Max and Dorothy

The Protestant Ethic and the Spirit of Capitalism“ by Max Weber is a collection of essays from 1904 and 1905, which were revised and published 1920. It is one of the most inspiring and ground-breaking works in sociology and especially in religion-sociology I’ve ever read. Weber presents his idea of a link between protestant ethic and the start of the industrialization as well as the rise of capitalism. Following the question if there is a connection between religion and economical success, he enfolds a nexus (what he calls a “Wahlverwandschaft”) between protestant ethics and convictions and the capitalist principle, which he defines as accumulation of capital and reinvestment as an ideal breeding ground for the industrialization. Weber describes two virtues that he holds responsible for the development of a “Spirit of capitalism”: the unbroken will to work and the ascetic abstinence of consumption. He discovers these virtues at the same time in protestant ethics (esp. Calvinism) as in modern economical role models like Rockefeller or Franklin. Weber ascribes the economical success of countries like France, Scotland and the Netherlands to their Calvinist philosophy and conviction that all their fortune is “money given by God” (Rockefeller).

 

The Calvinist idea of predestination, protestant professional ethics and the sectarian character of reformed religious movements are the three main points of importance in Webers work. Max Weber was inspired to write on this topic, stimulated by his student Martin Offenbacher and his empirical work on denominational- and millieutypical behavior. (“Martin Offenbacher: Konfession und soziale Schichtung. Eine Studie über die wirtschaftliche Lage der Katholiken und Protestanten in Baden, Tübingen und Leipzig”, 1900). His empiric work portraits educational background and wages linked with the denominational roots of people in southern Germany. Weber reads and interprets Offenbachs (regional) statistics and develops his (general) theory out of it. Out of this specific data and reasearch Weber derives generelazing Statements on other circumstances and regions. To me it is not only interesting, what Max Weber writes about Protestants, but also what he writes about Catholics (and what he does not mention at all). This generalisations are fruitful in some thoughts, in others they are trivializing and over-simplyfying.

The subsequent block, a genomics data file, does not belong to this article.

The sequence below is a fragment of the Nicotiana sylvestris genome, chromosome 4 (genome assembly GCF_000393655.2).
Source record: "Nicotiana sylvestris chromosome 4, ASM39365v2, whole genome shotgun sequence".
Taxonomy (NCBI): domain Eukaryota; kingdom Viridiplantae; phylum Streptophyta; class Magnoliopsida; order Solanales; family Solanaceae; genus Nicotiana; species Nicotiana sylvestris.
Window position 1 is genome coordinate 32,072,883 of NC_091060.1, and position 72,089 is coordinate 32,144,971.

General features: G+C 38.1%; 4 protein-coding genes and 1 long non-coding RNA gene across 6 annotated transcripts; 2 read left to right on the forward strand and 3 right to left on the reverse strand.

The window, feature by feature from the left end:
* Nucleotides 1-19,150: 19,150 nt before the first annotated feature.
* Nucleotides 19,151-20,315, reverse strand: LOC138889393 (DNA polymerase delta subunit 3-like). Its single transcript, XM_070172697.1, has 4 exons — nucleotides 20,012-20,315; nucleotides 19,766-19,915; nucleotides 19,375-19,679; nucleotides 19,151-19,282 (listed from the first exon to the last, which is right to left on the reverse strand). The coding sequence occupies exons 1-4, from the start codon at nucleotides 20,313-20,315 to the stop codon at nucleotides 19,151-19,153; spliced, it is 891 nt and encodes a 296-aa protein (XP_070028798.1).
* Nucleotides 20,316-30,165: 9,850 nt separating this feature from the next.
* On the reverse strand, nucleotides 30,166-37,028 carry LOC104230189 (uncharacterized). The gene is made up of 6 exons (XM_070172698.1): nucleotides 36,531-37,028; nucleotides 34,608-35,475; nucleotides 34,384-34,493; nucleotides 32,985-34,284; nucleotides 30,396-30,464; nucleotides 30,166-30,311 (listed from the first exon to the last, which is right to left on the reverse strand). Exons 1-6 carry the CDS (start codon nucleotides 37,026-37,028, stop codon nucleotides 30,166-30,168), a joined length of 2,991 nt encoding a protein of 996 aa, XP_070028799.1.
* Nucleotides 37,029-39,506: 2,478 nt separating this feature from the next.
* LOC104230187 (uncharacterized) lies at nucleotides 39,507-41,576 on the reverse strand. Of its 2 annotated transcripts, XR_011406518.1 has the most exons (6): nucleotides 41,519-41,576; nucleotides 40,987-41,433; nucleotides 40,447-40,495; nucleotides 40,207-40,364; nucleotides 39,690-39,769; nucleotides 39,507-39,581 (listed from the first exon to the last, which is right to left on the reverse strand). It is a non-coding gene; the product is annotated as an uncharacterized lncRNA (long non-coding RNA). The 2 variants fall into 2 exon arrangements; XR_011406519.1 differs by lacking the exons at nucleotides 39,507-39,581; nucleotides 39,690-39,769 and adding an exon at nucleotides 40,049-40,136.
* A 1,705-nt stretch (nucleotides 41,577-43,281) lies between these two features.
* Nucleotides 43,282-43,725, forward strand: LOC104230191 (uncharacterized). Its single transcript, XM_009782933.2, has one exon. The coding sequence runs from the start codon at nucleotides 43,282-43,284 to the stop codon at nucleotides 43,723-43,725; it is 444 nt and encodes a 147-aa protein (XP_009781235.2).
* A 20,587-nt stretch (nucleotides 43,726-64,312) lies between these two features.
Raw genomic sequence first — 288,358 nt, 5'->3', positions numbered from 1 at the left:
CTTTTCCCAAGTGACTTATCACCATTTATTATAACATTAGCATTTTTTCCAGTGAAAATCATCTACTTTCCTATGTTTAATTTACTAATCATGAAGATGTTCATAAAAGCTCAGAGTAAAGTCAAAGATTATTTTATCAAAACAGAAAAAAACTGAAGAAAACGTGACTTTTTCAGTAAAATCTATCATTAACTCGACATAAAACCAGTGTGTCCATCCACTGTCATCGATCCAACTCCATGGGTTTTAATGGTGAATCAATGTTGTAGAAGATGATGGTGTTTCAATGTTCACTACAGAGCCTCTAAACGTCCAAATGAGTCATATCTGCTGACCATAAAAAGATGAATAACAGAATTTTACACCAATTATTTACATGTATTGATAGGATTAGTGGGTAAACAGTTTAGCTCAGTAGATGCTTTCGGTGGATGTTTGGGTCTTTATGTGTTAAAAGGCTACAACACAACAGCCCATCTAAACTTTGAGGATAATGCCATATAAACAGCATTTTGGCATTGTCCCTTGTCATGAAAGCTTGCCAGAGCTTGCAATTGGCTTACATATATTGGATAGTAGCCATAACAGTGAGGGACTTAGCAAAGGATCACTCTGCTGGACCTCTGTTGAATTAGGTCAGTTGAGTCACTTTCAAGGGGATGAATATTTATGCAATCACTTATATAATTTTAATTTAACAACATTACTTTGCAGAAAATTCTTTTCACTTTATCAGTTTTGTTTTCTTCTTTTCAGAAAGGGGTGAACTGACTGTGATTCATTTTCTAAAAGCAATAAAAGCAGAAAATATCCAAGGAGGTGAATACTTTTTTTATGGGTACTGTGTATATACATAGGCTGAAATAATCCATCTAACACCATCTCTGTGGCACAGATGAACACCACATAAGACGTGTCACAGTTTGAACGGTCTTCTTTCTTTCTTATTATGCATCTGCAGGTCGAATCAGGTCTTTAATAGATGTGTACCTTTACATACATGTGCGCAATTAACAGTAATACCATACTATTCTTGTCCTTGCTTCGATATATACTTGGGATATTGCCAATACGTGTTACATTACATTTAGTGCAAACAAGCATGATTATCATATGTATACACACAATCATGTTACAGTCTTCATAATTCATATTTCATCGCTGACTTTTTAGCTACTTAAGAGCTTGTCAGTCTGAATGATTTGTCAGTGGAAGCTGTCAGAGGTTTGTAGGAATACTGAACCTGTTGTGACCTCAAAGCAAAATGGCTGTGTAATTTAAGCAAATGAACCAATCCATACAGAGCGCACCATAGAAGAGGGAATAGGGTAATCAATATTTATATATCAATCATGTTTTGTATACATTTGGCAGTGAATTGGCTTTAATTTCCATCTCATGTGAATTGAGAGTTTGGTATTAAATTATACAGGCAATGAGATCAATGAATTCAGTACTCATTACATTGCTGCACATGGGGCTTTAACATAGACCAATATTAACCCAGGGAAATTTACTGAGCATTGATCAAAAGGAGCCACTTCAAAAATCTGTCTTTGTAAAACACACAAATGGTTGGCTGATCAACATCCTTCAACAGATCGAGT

Webers generalising idea of an ascetic but prosperous Protestant also produces a certain picture about catholic Christians.

It is interesting to noctice what Weber states about Catholics and what he does not mention at all – by that he produces a antonym and constrasting opposite which is a statement as well.

In this book (and also in “Wirtschaft und Gesellschaft – Grundriss der verstehenden Soziologie”) Weber also portraits Catholics. He describes the religious dimension of the professional work life of a devout catholic as always being on the edge between the violation of pontifical and roman-catholic decrees or not being agreeable to God. To Weber the catholic ethic is contradictory to property and economical entrepreneurship.

Image: Georgetown University

It is interesting that these days some US-American bishops in the catholic church push for a canonization of Dorothy Day, a catholic social-justice activist. The New Yorker calls her the “heroine of the American left and the most famous radical in the history of the American Catholic Church” and puts her in a line with nowadays occupy activists. It is written, that Dorothy Day read Webers works and studied his ideas of bureaucratization, economy and society.

What would Max Weber have said to (Saint) Dorothy Day and her catholic ethics on economy, poverty and society?

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